Oct 22, 2020

They Can Relate: From First-Gen to Faculty

Assistant adjunct professor Michael Rivera credits a University of California initiative with putting him on the path to his teaching career at the I School today. Rivera, who is an Equity & Inclusion advisor for the I School’s data science master’s program, grew up in Antioch, California in a blue-collar family where education was encouraged. “I happened to get this letter asking if I wanted to participate in an outreach program,” he said, “and I’m forever grateful that letter didn’t find its way into the trash.”

Michael Rivera as a graduate student in San Diego, CA (Michael Rivera)

The letter was from UC’s Early Academic Outreach Program. The program helped him navigate the college essay and application process, and in many ways was the initial step Rivera — a first-generation college student — took to become a professor.

The University of California system has embraced first-generation students (those from a household with parents who have not attained a bachelor’s degree). More than 42% of UC undergraduates are first-gen with 26% of those who attend Berkeley falling into this category. The UC system educates more first-generation students than any other institution of its caliber, and views their success as mission-critical.

Getting to and through a doctoral program is a long road, whether you’re the first in your family to go to college or the thirtieth. But because first-generation students don’t have family who are familiar with ins and outs of academia — the application and financial aid process, the norms and procedures — this puts many of them at a distinct disadvantage, if only because there’s nobody to tell them how things work.

Assistant Professor David Bamman recounts that while he’s proud to have graduated from the University of Wisconsin, when he was applying to colleges as a first-generation student, it didn’t occur to him that Ivy League schools were an option for him — not because they might prove too difficult, but because they seemed outside the realm of financial possibility. “I only applied to two schools,” he said. “And looking back, now that I’m immersed in the academic world, I know that colleges have financial aid, scholarships, and it doesn’t have to be burdensome.” One of the difficulties of being first-gen he said, is that “you don’t know how to navigate the landscape, and you may not have access to good information.”

David Bamman as a graduate student (David Bamman)

This is a key issue for first-gens: whom do you ask? How do you even know which questions to ask? We asked Professors Bamman and Rivera how their experience being first-generation scholars informs their relationships with I School students, and if they had any advice for those who might be trying to go it alone. Here’s what they shared:

Find a mentor

One factor that’s been found to positively impact student success is mentoring, which may be especially true for first-generation college students. Students at both the undergraduate and graduate levels report that mentoring helped them develop skills and behaviors necessary to succeed professionally. Whether this is a formal relationship within a structured mentoring program, or simply identifying a professor they feel comfortable enough to reach out to, these relationships make a difference.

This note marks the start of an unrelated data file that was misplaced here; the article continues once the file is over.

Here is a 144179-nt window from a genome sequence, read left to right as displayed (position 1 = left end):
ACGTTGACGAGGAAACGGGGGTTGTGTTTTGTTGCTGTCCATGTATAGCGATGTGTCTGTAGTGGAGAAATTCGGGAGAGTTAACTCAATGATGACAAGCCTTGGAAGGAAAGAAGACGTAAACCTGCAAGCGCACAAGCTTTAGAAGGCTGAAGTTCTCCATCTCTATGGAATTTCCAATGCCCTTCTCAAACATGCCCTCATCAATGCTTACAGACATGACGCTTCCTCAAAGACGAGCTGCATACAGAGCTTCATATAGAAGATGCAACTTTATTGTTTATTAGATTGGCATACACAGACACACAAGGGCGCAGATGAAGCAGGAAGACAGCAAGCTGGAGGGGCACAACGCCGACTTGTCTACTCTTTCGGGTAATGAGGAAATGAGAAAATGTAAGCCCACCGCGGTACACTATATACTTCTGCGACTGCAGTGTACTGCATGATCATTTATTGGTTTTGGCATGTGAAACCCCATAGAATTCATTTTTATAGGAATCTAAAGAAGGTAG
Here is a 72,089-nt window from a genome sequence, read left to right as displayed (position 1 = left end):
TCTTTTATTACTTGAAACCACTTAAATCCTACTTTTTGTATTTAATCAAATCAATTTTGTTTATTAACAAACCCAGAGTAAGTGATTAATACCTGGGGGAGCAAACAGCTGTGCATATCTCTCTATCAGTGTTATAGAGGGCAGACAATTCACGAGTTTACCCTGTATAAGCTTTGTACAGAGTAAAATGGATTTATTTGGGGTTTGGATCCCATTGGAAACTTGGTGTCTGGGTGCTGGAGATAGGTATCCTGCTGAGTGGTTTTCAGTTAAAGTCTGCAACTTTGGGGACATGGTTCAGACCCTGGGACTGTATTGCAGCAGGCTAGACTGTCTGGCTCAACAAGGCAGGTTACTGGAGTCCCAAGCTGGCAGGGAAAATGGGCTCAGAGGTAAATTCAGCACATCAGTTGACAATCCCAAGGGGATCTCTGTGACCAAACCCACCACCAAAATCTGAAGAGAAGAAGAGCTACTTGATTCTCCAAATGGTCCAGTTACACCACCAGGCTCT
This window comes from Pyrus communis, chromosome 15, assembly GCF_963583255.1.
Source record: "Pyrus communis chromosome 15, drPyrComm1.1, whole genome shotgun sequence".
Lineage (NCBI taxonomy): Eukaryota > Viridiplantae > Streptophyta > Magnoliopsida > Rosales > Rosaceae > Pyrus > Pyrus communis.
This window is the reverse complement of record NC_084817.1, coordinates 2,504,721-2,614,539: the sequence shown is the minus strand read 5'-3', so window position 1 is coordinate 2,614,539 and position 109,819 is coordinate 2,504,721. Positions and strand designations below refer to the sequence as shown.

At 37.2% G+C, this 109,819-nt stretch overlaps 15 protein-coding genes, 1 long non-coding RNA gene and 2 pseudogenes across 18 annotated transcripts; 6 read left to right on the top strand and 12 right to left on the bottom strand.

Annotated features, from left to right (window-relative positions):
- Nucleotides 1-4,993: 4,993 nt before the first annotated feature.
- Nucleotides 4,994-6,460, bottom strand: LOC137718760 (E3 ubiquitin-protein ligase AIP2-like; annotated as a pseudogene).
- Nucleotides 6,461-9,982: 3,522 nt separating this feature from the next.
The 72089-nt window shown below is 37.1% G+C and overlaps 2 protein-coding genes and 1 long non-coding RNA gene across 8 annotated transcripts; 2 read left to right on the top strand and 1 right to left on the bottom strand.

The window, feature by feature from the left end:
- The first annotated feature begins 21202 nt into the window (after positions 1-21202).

“When faculty members identify themselves as mentors who have experienced many of the same circumstances and challenges, it creates an environment where students are more comfortable seeking guidance,” said former University of California President Janet Napolitano. “Students are inspired to achieve.”

“It’s OK for students to say ‘I’m struggling,’ or that they’re the first in their family to go to grad school and they’re feeling out of sorts.”
—Michael Rivera

Professor Rivera agrees. In his own dealings with students, he tells them that if they’re going to pursue additional education — or even go into industry — it’s incredibly helpful to identify a mentor who can help provide a framework. “It keeps you from going into situations blind,” he said. It helps to have someone you trust apprise you of the unwritten rules and norms of your chosen field.

Use faculty as a resource

Professor Bamman tells students to use faculty office hours, even if they don’t have specific questions to ask. “Given my own background,” he said, “I didn’t understand what the advising landscape was or really know who to talk to to get info that would help me plan for the future. Students should use us (faculty) as a resource.”


In office hours, it’s acceptable for students to share their experience with an instructor: they’re human, and it’s likely that they can relate. “It’s OK for students to say ‘I’m struggling,’ or that they’re the first in their family to go to grad school and they’re feeling out of sorts,” Rivera said.

Connect with an affinity group

Whether it’s to make professional connections or simply to make friends, getting involved with an affinity group, like the Black Graduate Engineering and Science Students group or Society of Women Engineers at UC Berkeley, or a student organization like the I School’s Information Management Student Association (IMSA), provides a link to others who have a shared interest and experience.

Trust that people are on your side

Students are often juggling jobs, family, or other responsibilities, and may feel as if they are the only one to have ever been in their situation. Professor Bamman says he’s very aware that school is not the only thing students have going on. “I try to be sympathetic because I understand the demands students have in their lives.”

Reach out. Build a support system. Trust that you belong and that others have been where you are.

Professor Michael Rivera (Noah Berger, 2019)
Professor Michael Rivera (Noah Berger, 2019)
David Bamman (Brittany Hosea-Small, 2019)
David Bamman (Brittany Hosea-Small, 2019)

Last updated:

October 22, 2020